Before the Economic Freedom Fighters (EFF) could call for the Guptas to leave our country, I had made that call in an opinion piece, "The time has come to send the Gupta family packing". However, the news outlet took it offline the following day. This, to me, amounted to a sort of censorship. Hence, I have included it in my book "The Thoughts of an Ordinary Citizen" as an addendum, to let the readers decide whether it warranted censorship.
Fast forward, and I do not support the call anymore –– not until the Guptas have cleared their names on innumerable charges laid against them. While the evidence contained in the Gupta emails exposé, popularly known as the GuptaLeaks, may be inadmissible in a court of law due to their disputed acquisition and authenticity, Ajay Gupta, Duduzane Zuma, and Fana Hlongwane should by now at least have appeared in the court of law to face a charge of bribery.
Following his revelation that Ajay Gupta, in the presence of Duduzane Zuma and Hlongwane, offered him a whopping R6-million bribe to supersede Nhlanhla Nene as finance minister, former deputy minister of Finance Mcebisi Jonas deposed an affidavit to that effect. In other words, a prima facie case of bribery exists for NPA head Shaun Abrahams to prosecute the trio. Duduzane and Hlongwane are accomplices.
Perhaps it would have emerged in the court of law whether Ajay, or any of the Gupta brothers, in the presence of this duo or someone else, made the same offer, if not more or less, to David van Rooyen, who succeeded Nene as finance minister. This seems even more probable, given that a night before his startling appointment as finance minister, he was in infamous Saxonwold, drinking tea with the Guptas.
At the same Saxonwold home, the Guptas offered former ANC MP Vytjie Mentor the position of public enterprise minister, on the condition that she would cancel a South African Airways route to their homeland India and give it to them, while President Jacob Zuma was sitting in another room. There is more to Van Rooyen's appointment as finance minister than meets the eye.
Most importantly, it would have emerged in the court of law whether the trio is a flight risk or not. The court would have made an appropriate ruling thereon.
If the Guptas, the Zumas, and those whose names appear in the GuptaLeaks skip the country to Dubai, Abrahams should face prosecution for obstruction of justice, which is tantamount to treason.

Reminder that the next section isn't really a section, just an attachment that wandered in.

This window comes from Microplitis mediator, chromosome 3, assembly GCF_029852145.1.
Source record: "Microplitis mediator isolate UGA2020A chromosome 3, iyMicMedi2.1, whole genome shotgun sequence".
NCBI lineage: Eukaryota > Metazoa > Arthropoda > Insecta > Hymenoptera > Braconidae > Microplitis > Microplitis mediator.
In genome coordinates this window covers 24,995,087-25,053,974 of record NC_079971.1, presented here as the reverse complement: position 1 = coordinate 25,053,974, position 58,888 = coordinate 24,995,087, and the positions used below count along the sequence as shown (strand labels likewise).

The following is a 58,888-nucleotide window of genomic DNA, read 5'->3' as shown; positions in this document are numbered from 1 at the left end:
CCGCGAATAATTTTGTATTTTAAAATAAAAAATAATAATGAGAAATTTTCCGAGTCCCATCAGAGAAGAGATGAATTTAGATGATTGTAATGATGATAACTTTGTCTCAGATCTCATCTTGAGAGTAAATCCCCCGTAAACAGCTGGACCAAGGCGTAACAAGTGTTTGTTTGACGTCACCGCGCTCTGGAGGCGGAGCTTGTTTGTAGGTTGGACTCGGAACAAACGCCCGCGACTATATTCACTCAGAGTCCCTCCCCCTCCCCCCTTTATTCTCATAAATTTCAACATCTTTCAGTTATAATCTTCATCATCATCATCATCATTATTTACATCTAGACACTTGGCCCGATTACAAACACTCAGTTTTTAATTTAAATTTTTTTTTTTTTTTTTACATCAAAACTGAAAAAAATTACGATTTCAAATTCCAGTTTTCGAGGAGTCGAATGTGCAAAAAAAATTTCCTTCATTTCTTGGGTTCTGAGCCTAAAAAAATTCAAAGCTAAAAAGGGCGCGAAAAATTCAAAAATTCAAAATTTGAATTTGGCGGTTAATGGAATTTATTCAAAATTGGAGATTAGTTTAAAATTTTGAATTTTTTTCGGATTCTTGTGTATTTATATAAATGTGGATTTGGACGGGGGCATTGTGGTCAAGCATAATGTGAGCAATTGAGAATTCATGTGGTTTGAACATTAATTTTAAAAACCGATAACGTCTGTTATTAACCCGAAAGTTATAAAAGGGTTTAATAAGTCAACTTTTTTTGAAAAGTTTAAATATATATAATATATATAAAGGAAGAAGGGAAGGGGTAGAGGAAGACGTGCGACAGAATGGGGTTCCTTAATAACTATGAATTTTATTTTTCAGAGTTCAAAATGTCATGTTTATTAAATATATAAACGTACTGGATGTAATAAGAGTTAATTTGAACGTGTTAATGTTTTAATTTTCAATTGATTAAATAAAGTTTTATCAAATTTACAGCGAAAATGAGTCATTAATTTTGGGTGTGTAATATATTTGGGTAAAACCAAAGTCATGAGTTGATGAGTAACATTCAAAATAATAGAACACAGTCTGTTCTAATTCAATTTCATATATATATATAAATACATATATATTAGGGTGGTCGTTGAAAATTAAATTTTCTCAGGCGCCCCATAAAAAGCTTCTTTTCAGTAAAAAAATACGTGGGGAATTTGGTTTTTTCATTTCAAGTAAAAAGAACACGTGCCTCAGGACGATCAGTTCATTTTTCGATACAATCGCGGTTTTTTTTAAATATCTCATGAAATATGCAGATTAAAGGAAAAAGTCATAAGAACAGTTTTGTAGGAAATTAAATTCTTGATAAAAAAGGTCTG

By selling the ANN7 and "The New Age"(TNA) to their chief lackey, Mzwanele Manyi (if indeed they owned them in the first place), and Tegeta to Charles King SA, the Guptas and Zuma seem to be destined for Dubai in the United Arab Emirates (UAE), where, as revealed in the GuptaLeaks, they have acquired luxurious residences.
Once in Dubai, it would be very difficult to extradite them to South Africa to clear their names. South Africa and the UAE have not signed the extradition and the Mutual Legal Assistance (MLA) treaties into law. This would frustrate a commission of inquiry into state capture, if not render it futile.
If the Guptas, the Zumas, and those whose names appear in the GuptaLeaks skip the country to Dubai, Abrahams should face prosecution for obstruction of justice, which is tantamount to treason. In fact, the General Council of the Bar (GCB) should strike him off the roll of advocates for this obstruction of justice.
How he dealt with trumped-up charges of fraud against former finance minister Pravin Gordhan, former SARS commissioner Oupa Magashule, and deputy former SARS commissioner Ivan Pillay, did not necessarily warrant the EFF lodging a complaint with the GCB to strike him off the roll, but his failure to prosecute the trio on the charge of bribery and obstruction of justice on state capture do. The decision to prosecute the trio on the trumped-up charges of fraud was also vested chiefly in him.
Announcing this decision, Abrahams was at pains to convince South Africans that the days of disrespecting the NPA are gone. Yet succumbing to public pressure a few weeks later, he dropped the charges against the trio, thus proving his unfitness to hold office.